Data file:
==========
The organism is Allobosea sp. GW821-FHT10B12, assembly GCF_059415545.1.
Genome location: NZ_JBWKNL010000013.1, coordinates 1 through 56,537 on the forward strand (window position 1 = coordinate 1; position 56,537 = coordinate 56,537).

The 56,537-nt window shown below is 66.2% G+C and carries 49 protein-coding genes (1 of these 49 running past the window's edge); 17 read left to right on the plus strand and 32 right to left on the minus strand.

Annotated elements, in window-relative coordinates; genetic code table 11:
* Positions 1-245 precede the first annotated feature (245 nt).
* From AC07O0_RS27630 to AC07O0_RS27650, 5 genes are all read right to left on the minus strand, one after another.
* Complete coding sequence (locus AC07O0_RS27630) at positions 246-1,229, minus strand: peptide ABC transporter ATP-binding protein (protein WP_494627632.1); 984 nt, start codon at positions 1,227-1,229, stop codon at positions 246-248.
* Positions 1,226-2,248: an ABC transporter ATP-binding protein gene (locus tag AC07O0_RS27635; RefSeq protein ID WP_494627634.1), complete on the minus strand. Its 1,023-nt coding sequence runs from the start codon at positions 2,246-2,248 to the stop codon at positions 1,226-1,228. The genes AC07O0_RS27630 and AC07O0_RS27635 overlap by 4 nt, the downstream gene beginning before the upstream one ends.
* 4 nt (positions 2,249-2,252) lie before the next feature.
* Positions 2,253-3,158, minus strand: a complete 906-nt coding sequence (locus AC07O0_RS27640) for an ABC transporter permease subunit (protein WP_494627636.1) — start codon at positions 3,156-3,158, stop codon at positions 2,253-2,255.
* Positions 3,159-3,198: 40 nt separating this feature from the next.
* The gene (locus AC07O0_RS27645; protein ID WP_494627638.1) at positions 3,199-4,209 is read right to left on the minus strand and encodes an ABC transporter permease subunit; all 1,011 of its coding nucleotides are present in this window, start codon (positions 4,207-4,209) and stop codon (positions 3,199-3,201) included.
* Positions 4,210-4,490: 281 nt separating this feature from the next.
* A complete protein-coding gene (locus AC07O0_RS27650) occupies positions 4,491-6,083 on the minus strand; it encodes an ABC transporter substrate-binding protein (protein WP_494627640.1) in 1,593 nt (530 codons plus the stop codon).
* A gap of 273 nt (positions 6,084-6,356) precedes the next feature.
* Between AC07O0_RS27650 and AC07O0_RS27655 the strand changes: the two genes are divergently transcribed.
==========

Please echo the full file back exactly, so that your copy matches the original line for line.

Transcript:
The organism is Allobosea sp. GW821-FHT10B12, assembly GCF_059415545.1.
Genome location: NZ_JBWKNL010000013.1, coordinates 1 through 56,537 on the forward strand (window position 1 = coordinate 1; position 56,537 = coordinate 56,537).

The 56,537-nt window shown below is 66.2% G+C and carries 49 protein-coding genes (1 of these 49 running past the window's edge); 17 read left to right on the plus strand and 32 right to left on the minus strand.

Annotated elements, in window-relative coordinates; genetic code table 11:
* Positions 1-245 precede the first annotated feature (245 nt).
* From AC07O0_RS27630 to AC07O0_RS27650, 5 genes are all read right to left on the minus strand, one after another.
* Complete coding sequence (locus AC07O0_RS27630) at positions 246-1,229, minus strand: peptide ABC transporter ATP-binding protein (protein WP_494627632.1); 984 nt, start codon at positions 1,227-1,229, stop codon at positions 246-248.
* Positions 1,226-2,248: an ABC transporter ATP-binding protein gene (locus tag AC07O0_RS27635; RefSeq protein ID WP_494627634.1), complete on the minus strand. Its 1,023-nt coding sequence runs from the start codon at positions 2,246-2,248 to the stop codon at positions 1,226-1,228. The genes AC07O0_RS27630 and AC07O0_RS27635 overlap by 4 nt, the downstream gene beginning before the upstream one ends.
* 4 nt (positions 2,249-2,252) lie before the next feature.
* Positions 2,253-3,158, minus strand: a complete 906-nt coding sequence (locus AC07O0_RS27640) for an ABC transporter permease subunit (protein WP_494627636.1) — start codon at positions 3,156-3,158, stop codon at positions 2,253-2,255.
* Positions 3,159-3,198: 40 nt separating this feature from the next.
* The gene (locus AC07O0_RS27645; protein ID WP_494627638.1) at positions 3,199-4,209 is read right to left on the minus strand and encodes an ABC transporter permease subunit; all 1,011 of its coding nucleotides are present in this window, start codon (positions 4,207-4,209) and stop codon (positions 3,199-3,201) included.
* Positions 4,210-4,490: 281 nt separating this feature from the next.
* A complete protein-coding gene (locus AC07O0_RS27650) occupies positions 4,491-6,083 on the minus strand; it encodes an ABC transporter substrate-binding protein (protein WP_494627640.1) in 1,593 nt (530 codons plus the stop codon).
* A gap of 273 nt (positions 6,084-6,356) precedes the next feature.
* Between AC07O0_RS27650 and AC07O0_RS27655 the strand changes: the two genes are divergently transcribed.